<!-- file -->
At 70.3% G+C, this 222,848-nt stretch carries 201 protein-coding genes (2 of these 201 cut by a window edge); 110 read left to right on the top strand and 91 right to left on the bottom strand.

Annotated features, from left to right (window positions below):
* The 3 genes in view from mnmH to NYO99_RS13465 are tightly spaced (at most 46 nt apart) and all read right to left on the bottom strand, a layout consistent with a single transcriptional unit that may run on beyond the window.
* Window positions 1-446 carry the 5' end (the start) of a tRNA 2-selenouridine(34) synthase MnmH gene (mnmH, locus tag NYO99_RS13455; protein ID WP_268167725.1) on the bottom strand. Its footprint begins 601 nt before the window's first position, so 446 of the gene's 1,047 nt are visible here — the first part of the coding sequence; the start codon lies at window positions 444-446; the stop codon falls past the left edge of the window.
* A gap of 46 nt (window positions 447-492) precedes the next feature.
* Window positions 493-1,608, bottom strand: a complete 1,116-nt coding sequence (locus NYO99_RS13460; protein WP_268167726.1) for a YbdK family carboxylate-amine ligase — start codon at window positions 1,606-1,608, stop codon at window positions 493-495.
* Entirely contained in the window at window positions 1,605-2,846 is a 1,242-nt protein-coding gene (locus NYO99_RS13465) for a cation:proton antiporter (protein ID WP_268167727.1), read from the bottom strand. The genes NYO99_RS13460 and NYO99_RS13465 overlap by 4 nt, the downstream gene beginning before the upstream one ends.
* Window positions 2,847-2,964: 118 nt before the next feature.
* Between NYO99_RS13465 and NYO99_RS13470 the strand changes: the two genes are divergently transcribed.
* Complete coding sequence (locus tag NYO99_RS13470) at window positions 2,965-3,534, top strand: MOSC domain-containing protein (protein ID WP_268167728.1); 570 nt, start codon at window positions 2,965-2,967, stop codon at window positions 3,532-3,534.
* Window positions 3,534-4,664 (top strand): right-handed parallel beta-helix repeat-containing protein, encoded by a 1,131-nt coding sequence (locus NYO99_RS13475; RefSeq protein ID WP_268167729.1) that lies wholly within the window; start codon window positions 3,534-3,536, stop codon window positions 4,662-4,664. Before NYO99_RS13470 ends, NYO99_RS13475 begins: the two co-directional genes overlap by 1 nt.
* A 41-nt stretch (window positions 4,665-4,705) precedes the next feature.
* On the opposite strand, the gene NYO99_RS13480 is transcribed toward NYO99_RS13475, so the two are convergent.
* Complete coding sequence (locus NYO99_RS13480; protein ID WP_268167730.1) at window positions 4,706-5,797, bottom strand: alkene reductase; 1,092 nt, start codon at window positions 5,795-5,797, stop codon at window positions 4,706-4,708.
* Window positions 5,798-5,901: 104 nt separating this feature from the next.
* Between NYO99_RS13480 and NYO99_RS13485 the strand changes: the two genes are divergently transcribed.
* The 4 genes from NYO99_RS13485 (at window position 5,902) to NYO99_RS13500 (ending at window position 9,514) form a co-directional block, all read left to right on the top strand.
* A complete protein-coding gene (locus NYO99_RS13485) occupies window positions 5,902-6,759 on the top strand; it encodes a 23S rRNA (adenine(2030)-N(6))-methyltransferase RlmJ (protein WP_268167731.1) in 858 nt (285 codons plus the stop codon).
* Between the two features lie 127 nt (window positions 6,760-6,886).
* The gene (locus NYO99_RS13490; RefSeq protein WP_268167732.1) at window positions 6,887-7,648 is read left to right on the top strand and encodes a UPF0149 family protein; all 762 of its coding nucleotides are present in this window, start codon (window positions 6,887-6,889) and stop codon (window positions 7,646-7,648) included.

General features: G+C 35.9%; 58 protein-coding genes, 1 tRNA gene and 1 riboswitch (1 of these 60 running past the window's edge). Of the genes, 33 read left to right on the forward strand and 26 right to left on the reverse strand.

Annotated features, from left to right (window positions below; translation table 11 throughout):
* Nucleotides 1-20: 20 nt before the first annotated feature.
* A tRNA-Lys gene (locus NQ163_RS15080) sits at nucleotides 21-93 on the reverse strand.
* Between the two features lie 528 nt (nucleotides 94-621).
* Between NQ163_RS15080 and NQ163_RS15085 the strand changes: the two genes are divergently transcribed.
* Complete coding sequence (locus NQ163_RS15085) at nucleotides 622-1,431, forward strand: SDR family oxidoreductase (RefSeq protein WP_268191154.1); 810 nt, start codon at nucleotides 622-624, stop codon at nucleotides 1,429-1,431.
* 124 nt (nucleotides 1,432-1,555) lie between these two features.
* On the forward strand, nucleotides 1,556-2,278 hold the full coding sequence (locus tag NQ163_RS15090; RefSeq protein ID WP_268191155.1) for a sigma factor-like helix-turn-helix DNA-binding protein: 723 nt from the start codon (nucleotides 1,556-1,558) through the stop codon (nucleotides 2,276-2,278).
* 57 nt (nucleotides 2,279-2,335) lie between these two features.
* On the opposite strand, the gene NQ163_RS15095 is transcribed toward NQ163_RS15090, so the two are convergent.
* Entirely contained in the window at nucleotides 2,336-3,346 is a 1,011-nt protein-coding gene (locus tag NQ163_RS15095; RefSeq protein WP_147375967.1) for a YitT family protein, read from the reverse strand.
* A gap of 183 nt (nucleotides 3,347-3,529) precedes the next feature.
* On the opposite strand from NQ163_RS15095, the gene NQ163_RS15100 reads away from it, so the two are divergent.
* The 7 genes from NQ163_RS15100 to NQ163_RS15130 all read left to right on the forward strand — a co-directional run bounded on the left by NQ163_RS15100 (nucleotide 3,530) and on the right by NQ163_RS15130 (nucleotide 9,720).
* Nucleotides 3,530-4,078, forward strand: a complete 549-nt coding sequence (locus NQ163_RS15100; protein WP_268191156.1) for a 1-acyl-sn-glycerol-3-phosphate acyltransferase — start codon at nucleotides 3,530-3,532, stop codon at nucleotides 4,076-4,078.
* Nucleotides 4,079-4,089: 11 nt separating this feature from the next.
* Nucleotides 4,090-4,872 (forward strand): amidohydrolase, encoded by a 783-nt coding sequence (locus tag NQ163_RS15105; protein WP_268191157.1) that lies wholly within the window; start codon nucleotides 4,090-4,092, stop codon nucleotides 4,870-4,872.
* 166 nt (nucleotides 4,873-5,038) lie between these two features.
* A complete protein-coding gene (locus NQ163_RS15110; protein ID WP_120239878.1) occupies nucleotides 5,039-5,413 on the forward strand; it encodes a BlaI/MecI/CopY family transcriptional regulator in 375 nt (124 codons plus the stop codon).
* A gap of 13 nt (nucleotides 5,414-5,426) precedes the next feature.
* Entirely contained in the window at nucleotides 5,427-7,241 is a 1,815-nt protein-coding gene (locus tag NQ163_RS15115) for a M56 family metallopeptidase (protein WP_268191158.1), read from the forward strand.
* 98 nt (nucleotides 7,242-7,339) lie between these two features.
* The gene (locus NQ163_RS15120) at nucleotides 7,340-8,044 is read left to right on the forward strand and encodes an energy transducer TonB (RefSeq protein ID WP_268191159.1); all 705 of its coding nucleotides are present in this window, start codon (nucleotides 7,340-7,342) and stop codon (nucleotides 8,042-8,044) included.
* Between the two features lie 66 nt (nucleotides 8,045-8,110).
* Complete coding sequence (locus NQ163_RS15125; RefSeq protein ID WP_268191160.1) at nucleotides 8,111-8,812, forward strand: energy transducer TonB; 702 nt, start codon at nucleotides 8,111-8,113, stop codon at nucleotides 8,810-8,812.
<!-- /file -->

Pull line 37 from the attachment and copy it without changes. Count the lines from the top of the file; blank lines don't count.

* Nucleotides 4,079-4,089: 11 nt separating this feature from the next.